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Winter 2007

Copper - An Antiaging Element

Some of health and beauty products that contain copper.

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Aging baby boomers may want to continue looking more like the "baby" than the "boomer," but although no one can stop the march of time, there are ways to hide its effects. New research has shown that adding trace amounts of copper to creams and lotions may help delay and even reverse the effects of the aging process.

The use of copper compounds for healing and beautification has ancient precedents. Queen Nefertiti, who ruled Egypt around 1350 B.C., started a fashion trend by painting her eyes with bold colors, including green from malachite, a copper oxide. This use might have been prompted by teachings at the time about copper's role in skin care and wound healing, which was cited in the Ebers Papyrus, the world's oldest known book, written in approximately 1550 B.C. Later physicians noted the use of copper compounds to treat skin diseases and infections in the Hippocratic Collection (460 to 380 B.C.), De Medicina (14-37 A.D) and Pliney's Historia Naturalis (23-79 A.D.).


Today, scientists are learning that the introduction of copper peptides (proteins containing copper ions) into the skin through creams and lotions dramatically improves skin tone and elasticity, according to Loren Pickart, Ph.D. He has been researching anti-aging processes since the 1970s and is credited with his work on the healing aspects of a peptide complex called GHK-Cu (glycyl-l-histidyl-l-lysine:copper (II)), which is naturally found in the body.

"Copper peptides trigger a response that actually removes skin damage and replaces it with newer skin," he explains. Scientists refer to this improvement as "activating the remodeling process."

Neutrogena Visibly Firm Neutrogena Visibly Firm.

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Pickart, who owns and distributes a skin cream product line, "Skin Biology," isn't the only one extolling the virtues of using copper peptides in creams to improve skin. Neutrogena®, a Johnson & Johnson product, introduced the "Visibly Firm" line of cosmetics containing copper peptides after studying its efficacy.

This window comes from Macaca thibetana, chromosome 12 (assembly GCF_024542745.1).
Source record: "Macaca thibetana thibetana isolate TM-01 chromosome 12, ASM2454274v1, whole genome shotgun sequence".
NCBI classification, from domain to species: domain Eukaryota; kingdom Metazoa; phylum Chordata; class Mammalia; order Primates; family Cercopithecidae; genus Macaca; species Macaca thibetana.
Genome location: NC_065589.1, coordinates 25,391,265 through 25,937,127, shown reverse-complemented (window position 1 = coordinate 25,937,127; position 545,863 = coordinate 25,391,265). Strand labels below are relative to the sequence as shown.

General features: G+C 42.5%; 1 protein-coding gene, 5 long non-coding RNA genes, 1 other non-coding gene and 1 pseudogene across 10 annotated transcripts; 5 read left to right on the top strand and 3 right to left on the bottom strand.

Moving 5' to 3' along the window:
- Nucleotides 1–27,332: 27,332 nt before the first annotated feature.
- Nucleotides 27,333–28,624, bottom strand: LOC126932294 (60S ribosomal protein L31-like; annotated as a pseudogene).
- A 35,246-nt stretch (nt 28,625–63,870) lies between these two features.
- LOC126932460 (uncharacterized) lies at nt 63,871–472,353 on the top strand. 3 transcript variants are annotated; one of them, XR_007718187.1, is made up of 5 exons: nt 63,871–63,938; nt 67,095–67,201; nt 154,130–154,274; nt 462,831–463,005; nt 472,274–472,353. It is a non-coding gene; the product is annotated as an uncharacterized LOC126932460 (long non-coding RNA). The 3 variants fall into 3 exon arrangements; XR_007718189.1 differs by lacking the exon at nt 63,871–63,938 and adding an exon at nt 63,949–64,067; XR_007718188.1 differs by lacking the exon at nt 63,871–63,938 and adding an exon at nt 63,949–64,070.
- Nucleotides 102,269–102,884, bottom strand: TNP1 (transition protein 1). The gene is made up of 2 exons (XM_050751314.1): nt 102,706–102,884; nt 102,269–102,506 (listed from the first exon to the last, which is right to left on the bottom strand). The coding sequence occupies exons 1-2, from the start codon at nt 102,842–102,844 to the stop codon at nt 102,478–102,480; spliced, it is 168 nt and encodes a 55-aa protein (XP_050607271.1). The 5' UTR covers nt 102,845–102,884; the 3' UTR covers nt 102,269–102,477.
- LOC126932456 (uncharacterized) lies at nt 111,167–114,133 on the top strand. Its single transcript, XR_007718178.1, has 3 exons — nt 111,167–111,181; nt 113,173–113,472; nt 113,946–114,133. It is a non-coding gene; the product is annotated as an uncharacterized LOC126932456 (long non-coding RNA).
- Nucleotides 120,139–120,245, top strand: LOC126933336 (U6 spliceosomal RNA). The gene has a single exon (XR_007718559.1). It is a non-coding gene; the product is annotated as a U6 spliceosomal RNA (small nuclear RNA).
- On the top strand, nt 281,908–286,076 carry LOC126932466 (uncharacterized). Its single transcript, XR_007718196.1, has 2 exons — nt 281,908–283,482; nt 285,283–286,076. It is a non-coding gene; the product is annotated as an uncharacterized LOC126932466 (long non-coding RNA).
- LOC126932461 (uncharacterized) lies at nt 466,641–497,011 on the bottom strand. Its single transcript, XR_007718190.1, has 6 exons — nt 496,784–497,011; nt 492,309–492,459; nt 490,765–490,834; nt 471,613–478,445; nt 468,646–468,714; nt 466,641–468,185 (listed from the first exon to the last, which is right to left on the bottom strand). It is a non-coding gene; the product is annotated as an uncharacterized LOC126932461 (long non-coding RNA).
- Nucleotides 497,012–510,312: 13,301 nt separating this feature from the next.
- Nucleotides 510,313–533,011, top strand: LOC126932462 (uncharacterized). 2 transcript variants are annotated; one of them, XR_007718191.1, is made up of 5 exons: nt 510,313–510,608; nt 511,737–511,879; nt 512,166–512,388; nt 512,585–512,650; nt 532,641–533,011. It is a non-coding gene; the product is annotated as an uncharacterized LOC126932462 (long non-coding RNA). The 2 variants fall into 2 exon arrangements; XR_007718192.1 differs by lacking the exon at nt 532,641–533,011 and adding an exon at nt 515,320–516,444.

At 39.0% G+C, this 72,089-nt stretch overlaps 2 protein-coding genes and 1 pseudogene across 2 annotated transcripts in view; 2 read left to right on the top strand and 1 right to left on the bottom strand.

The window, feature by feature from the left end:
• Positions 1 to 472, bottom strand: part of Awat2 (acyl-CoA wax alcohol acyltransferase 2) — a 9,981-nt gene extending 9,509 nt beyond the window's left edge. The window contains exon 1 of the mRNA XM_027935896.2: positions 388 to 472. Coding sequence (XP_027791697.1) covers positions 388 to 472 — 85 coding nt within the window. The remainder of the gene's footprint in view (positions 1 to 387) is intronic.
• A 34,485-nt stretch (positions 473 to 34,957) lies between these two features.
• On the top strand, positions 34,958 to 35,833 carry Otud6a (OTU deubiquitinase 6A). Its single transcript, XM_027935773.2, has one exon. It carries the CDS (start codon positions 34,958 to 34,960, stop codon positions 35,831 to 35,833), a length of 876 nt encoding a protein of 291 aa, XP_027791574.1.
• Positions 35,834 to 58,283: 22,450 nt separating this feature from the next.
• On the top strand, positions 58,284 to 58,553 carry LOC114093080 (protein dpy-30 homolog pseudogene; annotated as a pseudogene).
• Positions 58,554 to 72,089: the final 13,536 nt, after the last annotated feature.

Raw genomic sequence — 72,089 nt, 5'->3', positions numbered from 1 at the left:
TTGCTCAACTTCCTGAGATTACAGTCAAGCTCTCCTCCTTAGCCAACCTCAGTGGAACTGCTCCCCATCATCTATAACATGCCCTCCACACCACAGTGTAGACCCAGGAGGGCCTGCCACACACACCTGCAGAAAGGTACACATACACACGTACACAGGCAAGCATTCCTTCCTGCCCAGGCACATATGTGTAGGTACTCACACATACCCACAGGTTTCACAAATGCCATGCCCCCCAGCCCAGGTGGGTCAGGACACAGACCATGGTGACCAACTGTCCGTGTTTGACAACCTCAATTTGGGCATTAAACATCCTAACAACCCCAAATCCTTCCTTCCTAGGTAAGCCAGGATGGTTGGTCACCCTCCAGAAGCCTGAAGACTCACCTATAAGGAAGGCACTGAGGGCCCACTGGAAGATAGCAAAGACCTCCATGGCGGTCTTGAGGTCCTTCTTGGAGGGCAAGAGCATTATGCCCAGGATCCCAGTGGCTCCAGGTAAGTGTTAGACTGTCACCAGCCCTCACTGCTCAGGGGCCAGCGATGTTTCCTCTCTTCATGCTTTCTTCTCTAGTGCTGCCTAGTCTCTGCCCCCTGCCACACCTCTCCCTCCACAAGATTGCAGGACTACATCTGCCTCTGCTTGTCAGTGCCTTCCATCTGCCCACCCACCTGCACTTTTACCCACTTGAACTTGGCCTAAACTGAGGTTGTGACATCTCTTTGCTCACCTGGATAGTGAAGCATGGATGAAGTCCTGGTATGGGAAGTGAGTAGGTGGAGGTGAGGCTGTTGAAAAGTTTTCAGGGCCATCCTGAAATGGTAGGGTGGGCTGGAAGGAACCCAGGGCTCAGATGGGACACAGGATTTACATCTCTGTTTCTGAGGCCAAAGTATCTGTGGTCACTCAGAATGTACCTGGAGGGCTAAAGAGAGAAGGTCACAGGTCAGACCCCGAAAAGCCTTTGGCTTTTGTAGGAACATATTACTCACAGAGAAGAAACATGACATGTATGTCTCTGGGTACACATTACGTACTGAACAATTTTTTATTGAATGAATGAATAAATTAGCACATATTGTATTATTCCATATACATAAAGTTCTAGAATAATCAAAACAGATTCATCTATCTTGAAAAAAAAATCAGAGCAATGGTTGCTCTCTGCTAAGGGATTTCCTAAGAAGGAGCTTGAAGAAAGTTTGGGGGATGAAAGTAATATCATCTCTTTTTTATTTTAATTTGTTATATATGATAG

James J. Leyden, a professor of Dermatology at the University of Pennsylvania and founder of the school's Skin Study Center, conducted the study for Johnson & Johnson. He found that, "Products containing GHK-Cu, including a facial cream, eye cream and foundation, result in rapid improvement in skin condition, including reduction in the appearance of fine lines, wrinkles, roughness, sallowness (a sickly yellowish skin color), laxity and hyperpigmentation (brown spots)."

Skin elasticity, thickness and firmness were also improved. "GHK-Cu incorporated into skin care and cosmetic products is useful for improving the appearance of aging skin," adds Leyden.

"Copper is known to play a critical role in the integrity of connective tissue; it has been shown to stimulate collagen synthesis, critical to maintaining skin tone and firmness, and many publications have reported that copper positively affects wound healing ."


According to Pickart, at age five, 90 percent of our skin is comprised of collagen 3, which has strong elasticity and flexibility characteristics. This is what makes children's skin look so fresh and removes scars quickly. By age 60, only 10 percent of the skin is collagen 3, so its ability to naturally rejuvenate decreases with age. "GHK-Cu induces production of collagen 3, which allows the skin to be more soft and firm. It repairs the skin barrier, preventing allergens and bacteria from entering, and increases production of molecules that hold water in the skin, improving suppleness."


Boomers will be happy to hear that the Neutrogena study says improvements in skin firmness and overall appearance were visible within one week after using creams containing copper peptides. Fine lines were "significantly improved after two weeks" and coarse wrinkles looked better after eight to twelve weeks. Skin thickness increased an average of 17.8 percent after three months of twice-daily cream use.

Because cosmetics stay on the skin for many hours, they're a good way to deliver ingredients that can improve skin condition, says Yohini Appa, executive director of scientific affairs for Neutrogena. Improvements result from "the ability of the copper peptide complex to promote positive changes in skin microstructure, including increases in skin thickness."


Cosmetics have always been a blend of artifice and science, and this latest revelation is little different. "Copper has something magical in it," Pickart observes. This "magic" extends beyond exterior beauty, however. Copper peptides have been found to be helpful in:

  • Aiding skin healing after surgery, as well as after laser resurfacing, dermabrasion treatments and chemical peels
  • Stimulating hair growth and hair transplants
  • Improving skin conditions due to acne, diabetes and psoriasis
  • Increasing the safety and efficiency of sun-tanning lotions, and reducing post-tanning skin peeling
  • Reducing inflammation after men's shaving and encouraging new skin growth. Cu


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